Can anyone give me a concise summary of Martin Luther's "Two Kingdoms" theology, and also provide some references back to his original works on the subject?

Two kingdoms doctrine

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    Interesting question! I live in a mainly Lutheran country and have attended Lutheran churches a lot, but can only remember explicitly being told about this once. – StackExchange saddens dancek Sep 24 '11 at 7:41

Without having understood the doctrine of the two kingdoms, it's not possible to understand Luther's theology in its full extent.

It's a misunderstanding to think that by the justification by faith alone all laws have lost their importance. As short as possible: a Christian lives under two completly different kingdoms, where the one is "God's kingdom under Christ"1 – here he lives by faith in the righteousness coram Deo2 – and the other is the world's kingdom – here he is man or woman, young or old, lord, servant, peasant, citizen etc.3 and has to do good works.

Accordingly, the human being is both: Christian person and secular person.

You see: the accusation, that Luther's justification by faith alone shrinks the room for the works that have to be done by us, is a misunderstanding. Especially Luther's theology shows people, how overfull of opportunities for good works the world and the way, which they follow in the world by faith, is.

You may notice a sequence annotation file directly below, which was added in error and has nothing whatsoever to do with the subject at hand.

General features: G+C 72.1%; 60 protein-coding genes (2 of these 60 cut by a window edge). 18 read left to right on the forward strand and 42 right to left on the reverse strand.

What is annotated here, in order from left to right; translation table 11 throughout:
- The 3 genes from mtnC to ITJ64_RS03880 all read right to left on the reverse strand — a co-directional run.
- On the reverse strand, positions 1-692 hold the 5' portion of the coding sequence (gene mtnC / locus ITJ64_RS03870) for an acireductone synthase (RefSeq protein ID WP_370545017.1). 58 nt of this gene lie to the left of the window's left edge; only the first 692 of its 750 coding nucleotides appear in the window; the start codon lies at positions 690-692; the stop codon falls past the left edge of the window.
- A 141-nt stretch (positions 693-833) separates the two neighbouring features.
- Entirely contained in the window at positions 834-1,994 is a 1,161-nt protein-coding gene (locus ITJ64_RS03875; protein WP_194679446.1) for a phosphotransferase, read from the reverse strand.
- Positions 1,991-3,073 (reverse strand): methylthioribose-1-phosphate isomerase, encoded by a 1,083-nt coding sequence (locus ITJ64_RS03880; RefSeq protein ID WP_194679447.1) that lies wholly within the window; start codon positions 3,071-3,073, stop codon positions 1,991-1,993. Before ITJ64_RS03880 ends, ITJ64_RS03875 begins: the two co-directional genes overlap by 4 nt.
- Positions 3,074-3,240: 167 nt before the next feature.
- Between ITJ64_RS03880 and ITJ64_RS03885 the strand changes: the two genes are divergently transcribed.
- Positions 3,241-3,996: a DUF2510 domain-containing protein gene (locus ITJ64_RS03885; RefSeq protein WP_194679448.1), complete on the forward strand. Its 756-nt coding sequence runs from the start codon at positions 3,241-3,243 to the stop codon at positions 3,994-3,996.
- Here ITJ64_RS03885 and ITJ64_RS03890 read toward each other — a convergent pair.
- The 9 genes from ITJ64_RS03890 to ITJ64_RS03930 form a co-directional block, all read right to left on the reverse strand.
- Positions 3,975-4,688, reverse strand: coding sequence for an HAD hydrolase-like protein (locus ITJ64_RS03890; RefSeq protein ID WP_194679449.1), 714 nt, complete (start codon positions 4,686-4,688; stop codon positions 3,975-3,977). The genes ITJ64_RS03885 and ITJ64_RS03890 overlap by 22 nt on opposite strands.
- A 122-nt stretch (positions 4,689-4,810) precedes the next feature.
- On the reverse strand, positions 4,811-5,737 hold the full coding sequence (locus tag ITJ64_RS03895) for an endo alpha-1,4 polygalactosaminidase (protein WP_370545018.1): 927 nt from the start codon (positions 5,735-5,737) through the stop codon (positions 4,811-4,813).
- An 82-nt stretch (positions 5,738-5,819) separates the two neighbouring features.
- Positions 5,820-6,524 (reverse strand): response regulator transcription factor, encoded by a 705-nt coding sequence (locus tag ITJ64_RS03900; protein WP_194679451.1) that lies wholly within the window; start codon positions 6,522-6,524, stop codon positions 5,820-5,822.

1: "Gottes Reich unter Christo"
2: before God
3: WA 32, 440, 2
4: "Christperson" and "Weltperson"


I found an article that discusses the subject in a clear and concise manner. The opening paragraph sums up the problem:

The question of the two kingdoms is one of the most pressing and delicate in contemporary religious and theological thought. No other aspect of Luther's theology has been so fiercely attacked as this doctrine. Where Luther drew a clear line between spiritual and temporal authority, and expressly emphasised that under no circumstances should these two realms be confused, this has been interpreted as if he had thereby opened the door to the secularisation of society and given a completely free hand to the State. Some critics have gone so far as to see in this doctrine the ultimate root of the National Socialist ideology, while even a theologian like Karl Barth has sharply criticised Luther from a similar point of view.

Journal of Lutheran Ethics - Luther's Doctrine of the Two Kingdoms: https://www.elca.org/JLE/Articles/931

However, the material is copyright protected and so I can only suggest that the OP read the article.

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